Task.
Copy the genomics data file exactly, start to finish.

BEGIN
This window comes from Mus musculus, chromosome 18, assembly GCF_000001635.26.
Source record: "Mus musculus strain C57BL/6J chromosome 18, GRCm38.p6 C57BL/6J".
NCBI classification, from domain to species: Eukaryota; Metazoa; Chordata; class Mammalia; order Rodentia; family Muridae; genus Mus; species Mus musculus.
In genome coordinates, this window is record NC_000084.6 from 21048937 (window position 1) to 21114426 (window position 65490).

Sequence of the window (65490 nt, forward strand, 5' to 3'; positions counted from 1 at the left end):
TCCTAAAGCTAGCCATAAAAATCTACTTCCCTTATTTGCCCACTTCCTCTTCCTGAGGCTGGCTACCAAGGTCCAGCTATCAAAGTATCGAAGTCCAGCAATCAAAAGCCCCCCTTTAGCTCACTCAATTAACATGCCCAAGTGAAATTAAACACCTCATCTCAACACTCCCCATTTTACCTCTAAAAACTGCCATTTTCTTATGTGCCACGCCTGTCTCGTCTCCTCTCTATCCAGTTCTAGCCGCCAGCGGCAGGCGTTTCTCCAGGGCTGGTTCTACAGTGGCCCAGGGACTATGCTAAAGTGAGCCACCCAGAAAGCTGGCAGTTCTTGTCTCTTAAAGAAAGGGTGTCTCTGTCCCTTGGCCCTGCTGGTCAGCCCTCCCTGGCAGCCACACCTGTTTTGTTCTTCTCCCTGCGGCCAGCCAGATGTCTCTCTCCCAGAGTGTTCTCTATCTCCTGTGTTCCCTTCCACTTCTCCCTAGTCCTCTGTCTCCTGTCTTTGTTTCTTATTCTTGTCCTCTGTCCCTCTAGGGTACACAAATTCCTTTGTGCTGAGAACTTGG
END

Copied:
This window comes from Mus musculus, chromosome 18, assembly GCF_000001635.26.
Source record: "Mus musculus strain C57BL/6J chromosome 18, GRCm38.p6 C57BL/6J".
NCBI classification, from domain to species: Eukaryota; Metazoa; Chordata; class Mammalia; order Rodentia; family Muridae; genus Mus; species Mus musculus.
In genome coordinates, this window is record NC_000084.6 from 21048937 (window position 1) to 21114426 (window position 65490).

Sequence of the window (65490 nt, forward strand, 5' to 3'; positions counted from 1 at the left end):
TCCTAAAGCTAGCCATAAAAATCTACTTCCCTTATTTGCCCACTTCCTCTTCCTGAGGCTGGCTACCAAGGTCCAGCTATCAAAGTATCGAAGTCCAGCAATCAAAAGCCCCCCTTTAGCTCACTCAATTAACATGCCCAAGTGAAATTAAACACCTCATCTCAACACTCCCCATTTTACCTCTAAAAACTGCCATTTTCTTATGTGCCACGCCTGTCTCGTCTCCTCTCTATCCAGTTCTAGCCGCCAGCGGCAGGCGTTTCTCCAGGGCTGGTTCTACAGTGGCCCAGGGACTATGCTAAAGTGAGCCACCCAGAAAGCTGGCAGTTCTTGTCTCTTAAAGAAAGGGTGTCTCTGTCCCTTGGCCCTGCTGGTCAGCCCTCCCTGGCAGCCACACCTGTTTTGTTCTTCTCCCTGCGGCCAGCCAGATGTCTCTCTCCCAGAGTGTTCTCTATCTCCTGTGTTCCCTTCCACTTCTCCCTAGTCCTCTGTCTCCTGTCTTTGTTTCTTATTCTTGTCCTCTGTCCCTCTAGGGTACACAAATTCCTTTGTGCTGAGAACTTGG